Methoxetamine: cheap and legal ketamine substitute threatens health of Europe’s clubbers
The deaths of two people on the weekend before Valentine’s Day in Leicestershire, a medium-sized United Kingdom county, have alerted British police to the growing menace of a new legal substitute for the street drug ketamine.
The deaths also highlight a growing modern peril: the rising availability of legal substitutes for street drugs that are highly popular, easy to acquire, but just as deadly. It’s a peril that doctors and law enforcers say is spreading throughout the United Kingdom and northern Europe — and authorities in the United States have pricked-up their ears.
Leicestershire police investigating the two deaths say one such legal substitute called methoxetamine may have killed the 59-year-old woman and a 32-year-old man in Leicester and Melton Mowbray two weeks ago.
Detective Inspector Rob Widdowson of Leicestershire Police told the Daily Mail that their investigations point toward the designer drug substitute.
“One of our lines of inquiry is that prior to their deaths both people may have taken a form of the drug ketamine, known medically as methoxetamine, which may have been purchased over the Internet.” It’s believed to be the first time the new legal high has been linked to fatalities in Britain.
First, it was mephedrone, which mimicked ecstasy and cocaine. “Now, ketamine now has its legal doppelganger — in the form of methoxetamine,” write the authors of a Druglink Street Drug Trends 2011 report.
Mexxy, just as lethal as ketamine
Known as MXE or mexxy, the new drug is described to have the same effect as ketamine — but without the side effects.
Ketamine, the drug mexxy aims to mimic, is used as a general anesthetic in human and veterinary medicine. As a street drug, its popularity soared in the late 1990s, together with the use of LSD and ecstasy, as part of the rising rave music and club culture then.
People in today’s dance music and clubbing community have given methoxetamine the slang name ‘roflcoptr’, Mixmag reported last month.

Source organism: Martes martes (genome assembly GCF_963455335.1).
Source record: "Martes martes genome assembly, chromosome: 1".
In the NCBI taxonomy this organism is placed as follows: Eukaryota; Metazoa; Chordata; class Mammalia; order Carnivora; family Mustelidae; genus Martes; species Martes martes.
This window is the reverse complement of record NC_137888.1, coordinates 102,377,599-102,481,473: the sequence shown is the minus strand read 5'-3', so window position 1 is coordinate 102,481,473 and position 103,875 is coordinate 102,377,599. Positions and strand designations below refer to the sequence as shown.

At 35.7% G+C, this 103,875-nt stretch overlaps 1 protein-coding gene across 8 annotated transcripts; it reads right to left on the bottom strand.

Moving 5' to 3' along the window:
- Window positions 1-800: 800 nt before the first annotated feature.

It’s billed this way — as a safe alternative to ketamine — which is why it’s seen a surge in popularity in Britain and across northern Europe in recent months. Legal and easy to purchase online and it’s also been claimed that MXE doesn’t cause severe bladder cramps.
Because it’s a new drug, it’s not been profiled pharmacologically. But so far, what’s known is that it’s a derivative of ketamine and also contains structural features of eticyclidine and 3-MeO-PCP. It behaves as a NMDA receptor antagonist and dopamine reuptake inhibitor, according to a study published in the journal Clinical Toxicology last year.
A chemist has also been cited by Vice Magazine cited a chemist as saying the new drug is a product of rational drug design: “its N-ethyl group was chosen to increase potency.”
Methoxetamine Side Effects
But there’s no evidence that the safety claims are true.
Like mephedrone was before it was banned and many other drug substitutes, it’s sold online as plant feeder or bath salt, and clearly labeled “not fit for human consumption.”
Since it first made its appearance in 2010, MXE use has been responsible several hospital emergency room visits in the UK and Europe. Doctors even say it can that it can cause mental health problems.
Indeed, Mexxy’s so similar in chemical structure to ketamine that it’s likely that it also carries the same risks as the drug it’s designed to mimic — like the bladder damage and mental health issues associated with ketamine.
“There’s no evidence to suggest that it doesn’t carry the same risks, or that it’s bladder-friendly,” says Fiona Measham, a researcher for the Independent Scientific Committee on Drugs.
Ketamine is an illegal Class C drug in the UK, but anyone taking mexxy isn’t at risk of prosecution.
First identified in November 2010 by the European Monitoring Centre for Drugs and Drug Addiction, which monitors the internet for new psychoactive substances within the European Union, by July 2011, 58 websites were identified selling the compound.